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Sat, Aug 17

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Hattiesburg Cultural Center

HAC Workshop: "Sharing Native American Wisdom & Crafts" with Tammy Greer

Join us as we explore, play, paint, and learn about our native plant dyes and pigments. All materials are included.

HAC Workshop: "Sharing Native American Wisdom & Crafts" with Tammy Greer
HAC Workshop: "Sharing Native American Wisdom & Crafts" with Tammy Greer

Time & Location

Aug 17, 2024, 10:00 AM – 1:00 PM

Hattiesburg Cultural Center, 723 Main St, Hattiesburg, MS 39401, USA

About the event

HAC Workshop: "Sharing Native American Wisdom & Crafts" with Tammy Greer

Join us Saturday, August 17th from 10-1pm as we explore, play, paint, and learn about our native plant dyes and pigments. Seating is limited so be sure to get your tickets NOW!! All materials are included, and light snacks will be provided. If you would like, feel free to bring your own lunch.

RESERVATION DEADLINE - Monday, August 12

To reserve your spot or for more info please click this link: TICKETS

Sharing Native American Wisdom & Crafts with Tammy Greer:

Plant dyes and pigments were important to our Southeastern Native American ancestors as they infused beauty and meaning into life. The dark brown of black walnut, pink of pokeberry, gold of goldenrod, light brown of pecan, and reddish-brown of dock root indicated family and tribal affiliations when painted onto faces and told stories when rubbed into soft-tanned skins or painted onto carved wooden poles, arrows, spears, and rawhide. Much of this knowledge and many of these traditions are sleeping. Waking our traditions, bring home our cultural knowledge is important and crucial to walking this earth in a balanced and reciprocal way. Join us as we explore, play, paint and learn about our native plant dyes and pigments. In this workshop we will explore some of the native plants and minerals who color our world, learn about dye and pigment processing, harvest leaves and grasses to make prints and create works of art using these beautiful colors from our own Mississippi plants and pigments. All materials are included.

About Tammy Greer:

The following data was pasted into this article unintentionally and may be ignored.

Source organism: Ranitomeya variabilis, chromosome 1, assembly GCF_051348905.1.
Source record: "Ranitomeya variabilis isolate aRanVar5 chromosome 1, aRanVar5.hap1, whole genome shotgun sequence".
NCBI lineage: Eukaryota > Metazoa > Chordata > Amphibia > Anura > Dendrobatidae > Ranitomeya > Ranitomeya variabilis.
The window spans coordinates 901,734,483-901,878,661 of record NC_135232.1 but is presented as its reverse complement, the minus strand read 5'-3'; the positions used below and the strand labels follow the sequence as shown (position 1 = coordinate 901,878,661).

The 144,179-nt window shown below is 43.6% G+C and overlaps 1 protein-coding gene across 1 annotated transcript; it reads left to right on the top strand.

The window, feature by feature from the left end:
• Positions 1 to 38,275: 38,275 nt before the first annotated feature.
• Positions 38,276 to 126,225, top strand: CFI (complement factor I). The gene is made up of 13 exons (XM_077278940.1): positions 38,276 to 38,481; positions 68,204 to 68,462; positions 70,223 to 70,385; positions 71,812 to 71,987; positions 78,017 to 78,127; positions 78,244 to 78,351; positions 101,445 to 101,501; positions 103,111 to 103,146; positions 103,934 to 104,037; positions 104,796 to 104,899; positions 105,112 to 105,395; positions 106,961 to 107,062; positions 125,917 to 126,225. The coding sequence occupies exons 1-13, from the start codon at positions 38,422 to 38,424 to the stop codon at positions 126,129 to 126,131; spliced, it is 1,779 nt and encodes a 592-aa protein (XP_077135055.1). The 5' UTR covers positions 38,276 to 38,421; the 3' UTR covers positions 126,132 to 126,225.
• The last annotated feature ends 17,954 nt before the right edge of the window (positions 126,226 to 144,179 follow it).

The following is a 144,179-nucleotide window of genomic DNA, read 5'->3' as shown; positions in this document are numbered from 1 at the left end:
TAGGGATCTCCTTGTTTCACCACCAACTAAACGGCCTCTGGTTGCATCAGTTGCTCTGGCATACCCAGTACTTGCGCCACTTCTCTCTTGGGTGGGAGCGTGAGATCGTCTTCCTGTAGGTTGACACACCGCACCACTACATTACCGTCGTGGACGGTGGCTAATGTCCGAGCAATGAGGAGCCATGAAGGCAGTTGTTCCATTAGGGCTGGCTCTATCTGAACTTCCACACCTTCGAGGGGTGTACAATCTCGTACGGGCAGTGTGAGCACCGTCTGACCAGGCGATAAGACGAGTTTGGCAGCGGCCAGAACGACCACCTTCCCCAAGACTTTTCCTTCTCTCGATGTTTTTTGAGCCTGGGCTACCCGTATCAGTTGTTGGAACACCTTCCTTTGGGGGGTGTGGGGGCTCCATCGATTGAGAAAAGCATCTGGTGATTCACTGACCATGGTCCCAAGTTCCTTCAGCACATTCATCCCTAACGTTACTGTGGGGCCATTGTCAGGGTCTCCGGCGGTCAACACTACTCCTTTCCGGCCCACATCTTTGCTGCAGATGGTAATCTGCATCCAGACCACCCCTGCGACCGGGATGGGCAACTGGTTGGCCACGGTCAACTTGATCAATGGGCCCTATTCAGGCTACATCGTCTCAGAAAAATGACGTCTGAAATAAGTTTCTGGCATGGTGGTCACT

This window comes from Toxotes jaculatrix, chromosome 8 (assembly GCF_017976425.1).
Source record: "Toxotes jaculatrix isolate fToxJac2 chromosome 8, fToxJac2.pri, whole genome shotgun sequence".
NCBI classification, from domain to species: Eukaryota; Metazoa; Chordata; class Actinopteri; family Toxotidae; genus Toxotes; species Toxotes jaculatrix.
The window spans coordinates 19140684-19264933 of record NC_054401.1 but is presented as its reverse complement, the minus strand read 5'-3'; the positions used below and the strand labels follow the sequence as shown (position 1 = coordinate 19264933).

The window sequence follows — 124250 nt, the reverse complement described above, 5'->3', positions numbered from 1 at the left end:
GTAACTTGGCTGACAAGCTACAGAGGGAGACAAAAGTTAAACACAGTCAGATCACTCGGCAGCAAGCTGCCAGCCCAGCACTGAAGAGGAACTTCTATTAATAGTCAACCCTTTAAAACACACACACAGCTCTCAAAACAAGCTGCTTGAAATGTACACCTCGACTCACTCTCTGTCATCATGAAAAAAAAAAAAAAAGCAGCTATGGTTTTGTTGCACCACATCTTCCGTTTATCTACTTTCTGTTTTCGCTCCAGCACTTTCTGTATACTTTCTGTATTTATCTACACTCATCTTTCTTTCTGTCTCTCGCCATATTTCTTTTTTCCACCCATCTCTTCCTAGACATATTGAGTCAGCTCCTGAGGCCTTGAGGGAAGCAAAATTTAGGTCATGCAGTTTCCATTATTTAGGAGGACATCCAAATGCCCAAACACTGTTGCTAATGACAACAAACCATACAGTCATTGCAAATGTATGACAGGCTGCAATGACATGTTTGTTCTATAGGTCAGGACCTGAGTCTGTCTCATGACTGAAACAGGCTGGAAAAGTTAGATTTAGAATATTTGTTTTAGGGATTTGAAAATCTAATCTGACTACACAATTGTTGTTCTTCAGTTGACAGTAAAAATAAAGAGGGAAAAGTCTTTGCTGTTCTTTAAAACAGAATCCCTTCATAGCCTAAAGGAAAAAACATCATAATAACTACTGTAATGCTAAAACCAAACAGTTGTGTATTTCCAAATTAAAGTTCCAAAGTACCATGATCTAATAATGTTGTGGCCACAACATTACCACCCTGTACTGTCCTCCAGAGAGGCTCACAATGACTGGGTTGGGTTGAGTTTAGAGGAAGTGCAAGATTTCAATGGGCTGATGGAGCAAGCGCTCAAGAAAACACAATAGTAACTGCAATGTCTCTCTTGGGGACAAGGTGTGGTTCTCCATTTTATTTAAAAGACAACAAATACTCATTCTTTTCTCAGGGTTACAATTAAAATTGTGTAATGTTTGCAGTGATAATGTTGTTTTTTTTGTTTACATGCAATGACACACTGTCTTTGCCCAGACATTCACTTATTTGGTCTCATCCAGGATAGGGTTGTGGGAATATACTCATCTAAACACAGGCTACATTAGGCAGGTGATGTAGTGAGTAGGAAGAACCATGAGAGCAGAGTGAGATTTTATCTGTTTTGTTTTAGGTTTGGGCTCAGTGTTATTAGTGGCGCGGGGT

Greer Biosketch: Tammy Greer, Ph.D. (United Houma Nation) is a faculty member in the School of Psychology and Director of the Southern Miss Center for American Indian Research and Studies. She is faculty advisor to the Golden Eagles Intertribal Society, a Native focused student group who works with the Center to host a yearly powwow, Native Ways School Days, and other Native-focused events on campus. In 2005, Dr. Greer, along with other tribal folks and Southern Miss faculty, built a 1000 square foot native plant forest garden on the Southern Miss Campus. The garden, in the shape of a Medicine Wheel, nurtures hundreds of plants that our Southeastern tribes used for food, drink, building materials, weapons, dyes and medicines. With the help of those garden plants, Dr. Greer work with tribal folks to bring back aspects of Southeastern Native material culture that have been sleeping including native plant dyes, cordage, and pigments. She gives dye and pigment workshops across the Southeast and has demonstrated at the New Orleans Jazz and Heritage Festival. Dr. Greer is a member of the WECAN group ~ Okla Hina Ikhish Holo (People of the Sacred Medicine Trail), a group of indigenous folks who are building gardens and food forests along historical Southeastern trade routes to address food insecurity. She recently completed a Library of Congress Grant titled, “And We Are Still Here: Indigenous Culture Bearers of the United Houma Nation” with a goal of making Houma material culture visible in a national venue so that Houma youth for seven generations can see and hear their elders speak to Houma experiences and culture. She, along with an intertribal group, is working with Prospect New Orleans bring back our mound-building culture and is currently working to build an earthen mound on the Lafitte Greenway in New Orleans. Dr. Greer is trained as a statistician and works with Mississippi INBRE to train Native students to research health issues in our Southeastern tribes. She is Co-PI on an NIH grant titled Okla Achukma (Healthy People) with a goal of integrating spiritual and socio-emotional components that are rooted in culture into typical healthy ways interventions to make those interventions more holistic.

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